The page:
Onlookers on the rail – maybe 40 or so, including the dealer, were astounded, but the director of the tournament – an American named Jack McClellan, who, incidentally, was not there to see what happened, came to the table at the request of the dealer and asked Ron only one question – “Did he say ‘call’?” When Ron responded “No,” McClellan ruled that indeed it was not a call. But, consider this, the table was the “featured table” and was being filmed! McClellan refused to look at the video tape. Ron learned something invaluable that day: Never show your cards until you opponent says, “I call.”
Ron’s demeanor at the table that day was, as always, one of a gentleman and although he knew that he had been tricked, he went on with the match. Amarillo Slim won because of that play and coincidentally, in one of his following matches on his way to the finals of the tournament, he uttered those same two words again in a subsequent match. But, strangely enough, this time he meant “I call.” Even the narrator of the tournament, poker pro Barney Boatman, could not believe it!
But Ron had the last laugh when, in that same month, he followed up the defeat in Vienna by winning three tournaments in one week in Paris at the Aviation Club’s Summer Tournament – one in Pot Limit Hold’em, one in Pot Limit Omaha Hi/Lo and one in Pot Limit Omaha. After these three wins in three different events Ron also won the honor of being named the Best All-Around Player of the Tournament (see photo at left).This was only one year after he played in that first WSOP tournament!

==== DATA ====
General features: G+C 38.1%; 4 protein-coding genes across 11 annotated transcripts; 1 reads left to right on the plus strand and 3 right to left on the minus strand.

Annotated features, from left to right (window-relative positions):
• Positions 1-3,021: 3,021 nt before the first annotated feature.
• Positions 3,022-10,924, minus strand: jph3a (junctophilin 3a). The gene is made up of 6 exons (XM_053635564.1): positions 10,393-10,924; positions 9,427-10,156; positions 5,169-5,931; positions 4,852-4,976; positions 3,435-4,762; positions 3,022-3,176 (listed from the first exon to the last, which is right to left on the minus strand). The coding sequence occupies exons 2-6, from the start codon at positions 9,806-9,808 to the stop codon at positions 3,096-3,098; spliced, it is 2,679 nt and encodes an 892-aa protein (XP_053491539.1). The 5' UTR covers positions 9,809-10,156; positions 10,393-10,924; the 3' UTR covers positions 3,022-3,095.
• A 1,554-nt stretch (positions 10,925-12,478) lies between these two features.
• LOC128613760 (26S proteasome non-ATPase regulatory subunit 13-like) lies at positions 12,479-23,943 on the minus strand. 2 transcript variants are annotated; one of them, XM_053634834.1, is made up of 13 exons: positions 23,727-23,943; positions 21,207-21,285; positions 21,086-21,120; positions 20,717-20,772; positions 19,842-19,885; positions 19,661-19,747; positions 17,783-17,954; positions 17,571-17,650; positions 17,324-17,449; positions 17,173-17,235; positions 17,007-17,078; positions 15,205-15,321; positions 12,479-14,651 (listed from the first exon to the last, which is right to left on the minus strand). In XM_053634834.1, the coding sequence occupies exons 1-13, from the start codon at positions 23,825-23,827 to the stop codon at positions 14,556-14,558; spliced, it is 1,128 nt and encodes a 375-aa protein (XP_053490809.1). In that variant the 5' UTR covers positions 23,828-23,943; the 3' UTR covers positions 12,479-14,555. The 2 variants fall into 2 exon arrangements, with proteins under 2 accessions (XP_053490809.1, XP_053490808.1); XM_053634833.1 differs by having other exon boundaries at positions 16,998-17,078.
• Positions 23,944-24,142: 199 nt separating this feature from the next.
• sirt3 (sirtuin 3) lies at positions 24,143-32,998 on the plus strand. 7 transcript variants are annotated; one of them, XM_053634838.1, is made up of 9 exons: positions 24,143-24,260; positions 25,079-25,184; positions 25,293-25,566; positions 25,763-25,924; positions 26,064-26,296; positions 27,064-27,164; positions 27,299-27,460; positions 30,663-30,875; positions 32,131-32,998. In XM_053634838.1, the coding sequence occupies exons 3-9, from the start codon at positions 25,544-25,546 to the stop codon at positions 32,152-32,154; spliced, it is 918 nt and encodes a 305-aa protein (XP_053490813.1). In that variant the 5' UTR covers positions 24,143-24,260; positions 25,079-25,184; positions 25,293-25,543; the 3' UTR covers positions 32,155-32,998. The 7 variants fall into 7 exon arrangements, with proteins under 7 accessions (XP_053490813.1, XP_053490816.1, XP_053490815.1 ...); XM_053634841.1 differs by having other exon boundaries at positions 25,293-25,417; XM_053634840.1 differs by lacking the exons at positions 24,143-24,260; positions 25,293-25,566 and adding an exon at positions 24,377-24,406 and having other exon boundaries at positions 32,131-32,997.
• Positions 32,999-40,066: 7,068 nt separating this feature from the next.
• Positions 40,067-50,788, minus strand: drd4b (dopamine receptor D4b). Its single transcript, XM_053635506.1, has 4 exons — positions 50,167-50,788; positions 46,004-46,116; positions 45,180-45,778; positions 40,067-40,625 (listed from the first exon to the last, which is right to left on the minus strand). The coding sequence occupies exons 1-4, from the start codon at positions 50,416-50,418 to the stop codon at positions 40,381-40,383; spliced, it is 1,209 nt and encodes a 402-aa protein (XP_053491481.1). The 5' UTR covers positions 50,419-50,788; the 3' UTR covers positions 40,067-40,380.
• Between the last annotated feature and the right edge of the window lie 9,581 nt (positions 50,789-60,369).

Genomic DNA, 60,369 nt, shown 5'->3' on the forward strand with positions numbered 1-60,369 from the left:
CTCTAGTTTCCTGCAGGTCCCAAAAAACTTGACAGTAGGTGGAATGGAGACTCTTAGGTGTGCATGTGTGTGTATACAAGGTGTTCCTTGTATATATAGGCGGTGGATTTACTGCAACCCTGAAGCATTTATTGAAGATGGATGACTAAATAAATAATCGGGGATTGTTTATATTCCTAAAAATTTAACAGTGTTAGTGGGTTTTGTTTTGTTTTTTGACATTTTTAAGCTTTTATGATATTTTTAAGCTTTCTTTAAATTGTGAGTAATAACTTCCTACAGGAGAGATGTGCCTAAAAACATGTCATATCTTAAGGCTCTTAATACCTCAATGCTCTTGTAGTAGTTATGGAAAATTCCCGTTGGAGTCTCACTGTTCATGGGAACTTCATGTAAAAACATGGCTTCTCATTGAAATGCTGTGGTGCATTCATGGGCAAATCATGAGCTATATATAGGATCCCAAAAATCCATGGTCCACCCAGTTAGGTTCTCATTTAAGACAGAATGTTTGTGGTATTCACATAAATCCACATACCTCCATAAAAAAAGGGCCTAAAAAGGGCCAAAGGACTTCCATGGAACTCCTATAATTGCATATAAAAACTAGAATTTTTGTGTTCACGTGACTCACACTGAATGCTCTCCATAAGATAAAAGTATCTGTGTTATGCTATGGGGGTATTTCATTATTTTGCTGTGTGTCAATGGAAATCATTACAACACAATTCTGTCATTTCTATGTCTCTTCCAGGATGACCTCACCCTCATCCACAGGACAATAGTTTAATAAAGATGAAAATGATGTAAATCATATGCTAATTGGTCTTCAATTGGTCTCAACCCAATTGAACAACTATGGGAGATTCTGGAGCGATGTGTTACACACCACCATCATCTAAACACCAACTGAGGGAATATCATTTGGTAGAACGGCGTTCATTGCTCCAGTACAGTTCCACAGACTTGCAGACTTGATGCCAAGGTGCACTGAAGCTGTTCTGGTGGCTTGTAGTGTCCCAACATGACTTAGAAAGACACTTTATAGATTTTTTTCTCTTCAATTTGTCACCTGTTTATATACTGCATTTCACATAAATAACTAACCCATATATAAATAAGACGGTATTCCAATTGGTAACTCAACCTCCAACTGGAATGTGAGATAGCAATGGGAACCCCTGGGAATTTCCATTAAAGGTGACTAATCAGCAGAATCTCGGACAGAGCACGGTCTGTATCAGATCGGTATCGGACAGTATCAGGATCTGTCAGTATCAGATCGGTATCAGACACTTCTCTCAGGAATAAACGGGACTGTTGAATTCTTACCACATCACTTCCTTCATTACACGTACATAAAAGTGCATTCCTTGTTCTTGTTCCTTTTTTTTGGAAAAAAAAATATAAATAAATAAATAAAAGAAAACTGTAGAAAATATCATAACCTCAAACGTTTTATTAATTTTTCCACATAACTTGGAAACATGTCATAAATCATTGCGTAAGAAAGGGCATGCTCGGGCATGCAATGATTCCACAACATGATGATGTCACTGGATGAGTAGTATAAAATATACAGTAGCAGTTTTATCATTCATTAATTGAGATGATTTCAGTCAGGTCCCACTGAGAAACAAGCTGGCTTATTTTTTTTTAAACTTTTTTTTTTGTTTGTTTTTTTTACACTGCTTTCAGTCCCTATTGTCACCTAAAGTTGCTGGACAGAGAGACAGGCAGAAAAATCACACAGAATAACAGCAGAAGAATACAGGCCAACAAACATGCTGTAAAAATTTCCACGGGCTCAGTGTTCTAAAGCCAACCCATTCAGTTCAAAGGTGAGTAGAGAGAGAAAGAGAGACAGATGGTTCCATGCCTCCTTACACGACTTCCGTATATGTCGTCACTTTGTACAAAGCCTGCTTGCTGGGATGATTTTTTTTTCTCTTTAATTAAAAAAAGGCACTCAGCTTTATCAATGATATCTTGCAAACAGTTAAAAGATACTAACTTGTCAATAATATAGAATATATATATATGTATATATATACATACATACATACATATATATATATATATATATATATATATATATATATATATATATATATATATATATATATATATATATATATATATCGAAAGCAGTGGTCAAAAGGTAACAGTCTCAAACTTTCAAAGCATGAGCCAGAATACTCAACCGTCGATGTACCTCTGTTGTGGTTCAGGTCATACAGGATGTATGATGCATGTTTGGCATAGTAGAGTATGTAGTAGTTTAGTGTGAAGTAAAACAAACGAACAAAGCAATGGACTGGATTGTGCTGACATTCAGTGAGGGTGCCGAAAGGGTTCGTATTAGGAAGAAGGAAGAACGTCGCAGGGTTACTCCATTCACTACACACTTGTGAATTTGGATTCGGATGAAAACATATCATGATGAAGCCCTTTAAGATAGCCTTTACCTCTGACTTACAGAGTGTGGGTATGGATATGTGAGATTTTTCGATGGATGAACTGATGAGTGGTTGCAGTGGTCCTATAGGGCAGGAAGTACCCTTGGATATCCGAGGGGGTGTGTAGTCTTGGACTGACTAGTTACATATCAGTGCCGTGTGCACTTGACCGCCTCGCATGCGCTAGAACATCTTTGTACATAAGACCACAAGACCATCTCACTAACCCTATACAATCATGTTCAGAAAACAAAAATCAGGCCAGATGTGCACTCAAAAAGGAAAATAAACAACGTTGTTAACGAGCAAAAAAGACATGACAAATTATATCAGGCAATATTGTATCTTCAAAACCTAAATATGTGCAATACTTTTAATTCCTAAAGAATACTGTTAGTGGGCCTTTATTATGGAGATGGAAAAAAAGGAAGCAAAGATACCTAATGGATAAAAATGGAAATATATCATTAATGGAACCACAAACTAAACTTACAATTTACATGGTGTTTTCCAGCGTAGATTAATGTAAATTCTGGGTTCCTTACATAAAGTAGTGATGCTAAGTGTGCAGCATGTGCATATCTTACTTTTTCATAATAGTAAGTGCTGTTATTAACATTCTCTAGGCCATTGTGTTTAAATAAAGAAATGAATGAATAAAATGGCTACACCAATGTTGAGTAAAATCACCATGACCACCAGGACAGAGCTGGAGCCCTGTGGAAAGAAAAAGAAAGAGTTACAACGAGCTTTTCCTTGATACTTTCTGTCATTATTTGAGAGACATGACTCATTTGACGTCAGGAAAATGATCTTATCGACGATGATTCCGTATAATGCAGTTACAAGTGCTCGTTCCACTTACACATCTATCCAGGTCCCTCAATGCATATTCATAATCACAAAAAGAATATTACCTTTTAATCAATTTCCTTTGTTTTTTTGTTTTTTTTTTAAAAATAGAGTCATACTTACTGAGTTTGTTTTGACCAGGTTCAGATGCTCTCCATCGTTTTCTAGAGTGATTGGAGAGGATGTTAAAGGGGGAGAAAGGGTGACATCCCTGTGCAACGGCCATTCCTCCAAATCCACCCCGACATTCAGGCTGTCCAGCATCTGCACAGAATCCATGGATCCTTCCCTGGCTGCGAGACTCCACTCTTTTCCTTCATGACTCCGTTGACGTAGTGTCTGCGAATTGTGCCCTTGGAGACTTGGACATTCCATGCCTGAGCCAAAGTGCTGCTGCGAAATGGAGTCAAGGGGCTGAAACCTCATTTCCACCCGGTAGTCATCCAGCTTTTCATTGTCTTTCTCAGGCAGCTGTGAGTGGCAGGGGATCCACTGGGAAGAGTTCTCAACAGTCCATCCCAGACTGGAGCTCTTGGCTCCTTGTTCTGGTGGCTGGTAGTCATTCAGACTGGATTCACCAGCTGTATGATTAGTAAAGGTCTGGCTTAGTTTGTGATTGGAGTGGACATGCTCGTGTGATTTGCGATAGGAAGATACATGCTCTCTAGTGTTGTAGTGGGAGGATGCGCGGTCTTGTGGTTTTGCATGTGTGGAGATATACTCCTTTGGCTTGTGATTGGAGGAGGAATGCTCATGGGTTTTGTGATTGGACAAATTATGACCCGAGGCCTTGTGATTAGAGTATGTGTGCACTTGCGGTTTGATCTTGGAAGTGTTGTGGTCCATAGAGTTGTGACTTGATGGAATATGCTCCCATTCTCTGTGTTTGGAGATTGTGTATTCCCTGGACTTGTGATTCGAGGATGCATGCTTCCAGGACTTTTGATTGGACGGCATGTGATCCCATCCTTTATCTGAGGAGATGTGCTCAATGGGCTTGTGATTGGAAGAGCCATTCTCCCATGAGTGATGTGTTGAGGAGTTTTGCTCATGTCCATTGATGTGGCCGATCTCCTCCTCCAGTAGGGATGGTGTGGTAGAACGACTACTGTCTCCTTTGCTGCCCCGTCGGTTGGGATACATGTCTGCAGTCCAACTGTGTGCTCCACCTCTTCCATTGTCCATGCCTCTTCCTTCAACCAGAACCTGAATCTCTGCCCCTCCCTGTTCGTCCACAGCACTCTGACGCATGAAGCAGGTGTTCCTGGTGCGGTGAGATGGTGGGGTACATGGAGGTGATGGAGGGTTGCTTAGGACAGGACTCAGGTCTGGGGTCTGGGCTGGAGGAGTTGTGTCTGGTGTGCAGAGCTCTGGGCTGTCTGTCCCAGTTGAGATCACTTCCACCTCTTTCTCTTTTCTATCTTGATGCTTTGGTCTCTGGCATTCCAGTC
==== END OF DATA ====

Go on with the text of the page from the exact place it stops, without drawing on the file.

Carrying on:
When the World Poker Tour (WPT) began in 2002 Ron was there to play in almost every tournament. He made two final tables, one at the Foxwoods, Connecticut tournament where he placed sixth and one in Reno, Nevada at the World Poker Challenge where he emerged victorious. This win gave him a seat at the First WPT Battle of Champions where he faced all of the other WPT winners of that year to become the first WPT Champion of Champions. This event was the first to be televised on network television (NBC). That same year, 2003, Ron won his first WSOP gold bracelet in the WSOP Seniors’ Tournament (see photo at right). Despite his status as a relative newcomer to the professional poker scene Ron had won three major poker events in one year – a very good year for Ron!
Fans were clamoring for more poker and so when the WPT initiated the Professional Poker Tour (PPT) in 2004, Ron earned a three-year invitation to play with the pros. In that first and only year of the PPT Ron placed third in the first PPT event at the Foxwoods Connecticut November Freeroll, making his mark on yet another pro tour.
In a televised interview for the WPT Battle of Champions, Ron, ever ready for a new challenge, told fans prior to playing the Big Event that if he won, he would probably quit tournament poker. Ron did win the WPT Battle of Champions, and although he didn’t completely retire from the game, he looked for other avenues in which to use his poker skills. Ron soon branched out into teaching tournament poker seminars.